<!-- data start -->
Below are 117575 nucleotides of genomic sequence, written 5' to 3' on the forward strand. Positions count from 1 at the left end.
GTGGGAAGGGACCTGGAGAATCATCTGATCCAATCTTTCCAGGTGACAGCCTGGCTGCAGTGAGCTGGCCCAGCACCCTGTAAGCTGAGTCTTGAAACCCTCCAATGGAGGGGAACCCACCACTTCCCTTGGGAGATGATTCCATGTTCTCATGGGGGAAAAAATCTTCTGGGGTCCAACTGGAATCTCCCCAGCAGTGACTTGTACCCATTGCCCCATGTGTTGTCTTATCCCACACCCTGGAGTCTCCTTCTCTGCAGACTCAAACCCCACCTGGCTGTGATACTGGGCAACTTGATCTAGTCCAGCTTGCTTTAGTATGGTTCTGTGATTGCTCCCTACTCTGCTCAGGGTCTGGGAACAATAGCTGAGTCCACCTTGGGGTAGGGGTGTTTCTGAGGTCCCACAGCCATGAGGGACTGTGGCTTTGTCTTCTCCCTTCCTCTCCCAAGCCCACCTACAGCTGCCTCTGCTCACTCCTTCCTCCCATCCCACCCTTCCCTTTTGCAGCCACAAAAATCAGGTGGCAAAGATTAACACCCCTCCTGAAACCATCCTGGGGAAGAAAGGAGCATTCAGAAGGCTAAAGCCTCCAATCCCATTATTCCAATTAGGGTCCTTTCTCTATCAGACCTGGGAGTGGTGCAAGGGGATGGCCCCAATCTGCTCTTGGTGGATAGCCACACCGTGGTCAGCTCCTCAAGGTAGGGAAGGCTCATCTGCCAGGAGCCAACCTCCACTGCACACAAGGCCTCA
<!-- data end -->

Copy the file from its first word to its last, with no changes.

Below are 117575 nucleotides of genomic sequence, written 5' to 3' on the forward strand. Positions count from 1 at the left end.
GTGGGAAGGGACCTGGAGAATCATCTGATCCAATCTTTCCAGGTGACAGCCTGGCTGCAGTGAGCTGGCCCAGCACCCTGTAAGCTGAGTCTTGAAACCCTCCAATGGAGGGGAACCCACCACTTCCCTTGGGAGATGATTCCATGTTCTCATGGGGGAAAAAATCTTCTGGGGTCCAACTGGAATCTCCCCAGCAGTGACTTGTACCCATTGCCCCATGTGTTGTCTTATCCCACACCCTGGAGTCTCCTTCTCTGCAGACTCAAACCCCACCTGGCTGTGATACTGGGCAACTTGATCTAGTCCAGCTTGCTTTAGTATGGTTCTGTGATTGCTCCCTACTCTGCTCAGGGTCTGGGAACAATAGCTGAGTCCACCTTGGGGTAGGGGTGTTTCTGAGGTCCCACAGCCATGAGGGACTGTGGCTTTGTCTTCTCCCTTCCTCTCCCAAGCCCACCTACAGCTGCCTCTGCTCACTCCTTCCTCCCATCCCACCCTTCCCTTTTGCAGCCACAAAAATCAGGTGGCAAAGATTAACACCCCTCCTGAAACCATCCTGGGGAAGAAAGGAGCATTCAGAAGGCTAAAGCCTCCAATCCCATTATTCCAATTAGGGTCCTTTCTCTATCAGACCTGGGAGTGGTGCAAGGGGATGGCCCCAATCTGCTCTTGGTGGATAGCCACACCGTGGTCAGCTCCTCAAGGTAGGGAAGGCTCATCTGCCAGGAGCCAACCTCCACTGCACACAAGGCCTCA